Date of Award


Degree Name

Master of Science


Animal Science

First Advisor

Small, Brian


The intestinal microbiome (IM) or the community of commensal and pathogenic microbes that inhabit the intestinal tract of fish has long been of interest in aquaculture because of its hypothesized role in nutrient digestion and fish immunity. Artificial improvement to the IM of fish with pre- and probiotics has been shown to have benefits in some studies; however, the mechanisms behind these supplements are poorly understood because of a lack of knowledge on the basic structure of the IM of fish. The research described here aims to characterize the IM of the highly studied and commercially important Icatlurid catfish, channel catfish Ictalurus punctatus and blue catfish I. furcatus. In this study we evaluated differences between the homeostatic IM, across genotype (Objective 1) and developmental ontogeny (Objective 2), using high-throughput sequencing of 16S rRNA gene amplicons. We compared the IM of four selected strains of blue catfish and three selected strains of channel catfish at 193 days post-hatch (DPH) in Objective 1 (n = 40); while the influence of developmental ontogeny was evaluated by observing the IM of a single family of channel catfish at 3, 65, 125, and 193 DPH Objective 2 (n = 20). The bacterial phyla Fusobacteria, Firmicutes, and Proteobacteria were detected in all fish strains and developmental time points; however, at the genus level the abundances of different bacteria varied among experimental units, as well as being rather variable between individuals. At 3 DPH (n = 5) the IM of channel catfish sac-fry larvae showed the most variation between individuals; with bacteria from the genus Bradyrhizobium dominating the IM of two sac-fry (84% and 88%), and Flavobacterium, Lactobacillus, Comamonadaceae dominating the IM of the remaining three sac-fry analyzed (86%, 99%, and 97% respectively). The dominant bacteria in the gut of all other fish analyzed (n = 55), was Cetobacterium somerae (mean ± SD, 41.4% ± 36%), a commensal microbe that is known to produce vitamin B12. Statistical differences in the abundance of three different bacteria within the order Clostridiales (P ≤ 0.039) were detected in Objective 1, with more of these OTUs inhabiting the gut of channel catfish than that of blue catfish. Statistical differences in the abundance of Edwardsiella, a genus of bacteria known to cause disease in catfish, were detected across the two species of Ictalurid catfish in Objective 1 (P = 0.038), and across developmental ontogeny in Objective 2 (P = 0.021); however, these bacteria were detected at low abundance (0.002% - 0.004%). Comparisons of beta diversity showed significant differences between many strains of Ictalurids, with a highly significant difference between channel catfish and blue catfish (P = 0.001); however, few differences were detected when comparing beta diversity across the four time points over the first 193 DPH in Objective 2, with only 3 DPH and 125 DPH showing significant differences (P = 0.022). Overall these data suggest host-genotype, and to a lesser extent developmental ontogeny, influence the structure of the IM of Ictalurid catfish. As the first study to be conducted on the IM of these fish species, these results have performance implications on the culture of these commercially important catfish, while also enhancing our basic knowledge on the dynamics of the fish microbiome.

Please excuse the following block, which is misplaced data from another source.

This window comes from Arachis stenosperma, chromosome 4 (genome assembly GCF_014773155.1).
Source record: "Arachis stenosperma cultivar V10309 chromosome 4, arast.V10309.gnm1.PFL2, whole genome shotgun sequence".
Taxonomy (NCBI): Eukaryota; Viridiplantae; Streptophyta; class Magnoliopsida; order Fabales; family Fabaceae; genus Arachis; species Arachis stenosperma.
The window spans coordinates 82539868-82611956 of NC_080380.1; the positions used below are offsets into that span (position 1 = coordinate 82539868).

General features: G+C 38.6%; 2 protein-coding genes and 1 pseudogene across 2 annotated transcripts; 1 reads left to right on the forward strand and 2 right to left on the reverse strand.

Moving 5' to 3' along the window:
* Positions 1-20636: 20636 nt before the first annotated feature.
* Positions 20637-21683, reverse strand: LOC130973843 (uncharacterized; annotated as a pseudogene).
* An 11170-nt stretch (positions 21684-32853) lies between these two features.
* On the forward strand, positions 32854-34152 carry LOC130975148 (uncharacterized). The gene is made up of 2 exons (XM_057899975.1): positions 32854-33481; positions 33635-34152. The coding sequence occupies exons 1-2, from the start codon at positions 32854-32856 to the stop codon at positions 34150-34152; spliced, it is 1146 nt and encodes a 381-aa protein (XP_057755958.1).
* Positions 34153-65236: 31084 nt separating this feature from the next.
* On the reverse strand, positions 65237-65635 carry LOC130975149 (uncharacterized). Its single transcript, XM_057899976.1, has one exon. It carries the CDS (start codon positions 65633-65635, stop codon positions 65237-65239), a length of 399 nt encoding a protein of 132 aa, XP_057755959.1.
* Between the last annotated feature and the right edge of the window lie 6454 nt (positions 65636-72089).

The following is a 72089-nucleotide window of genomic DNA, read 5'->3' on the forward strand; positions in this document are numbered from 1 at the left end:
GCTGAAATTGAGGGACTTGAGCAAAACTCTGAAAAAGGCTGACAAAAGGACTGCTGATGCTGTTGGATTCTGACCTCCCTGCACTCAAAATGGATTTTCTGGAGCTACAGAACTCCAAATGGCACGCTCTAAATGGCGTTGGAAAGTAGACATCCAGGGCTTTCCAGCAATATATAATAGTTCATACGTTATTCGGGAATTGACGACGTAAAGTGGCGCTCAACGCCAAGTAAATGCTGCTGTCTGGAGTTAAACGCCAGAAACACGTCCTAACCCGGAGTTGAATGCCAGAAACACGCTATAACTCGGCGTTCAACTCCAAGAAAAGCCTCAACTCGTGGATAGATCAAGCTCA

This thesis is only available for download to the SIUC community. Current SIUC affiliates may also access this paper off campus by searching Dissertations & Theses @ Southern Illinois University Carbondale from ProQuest. Others should contact the interlibrary loan department of your local library or contact ProQuest's Dissertation Express service.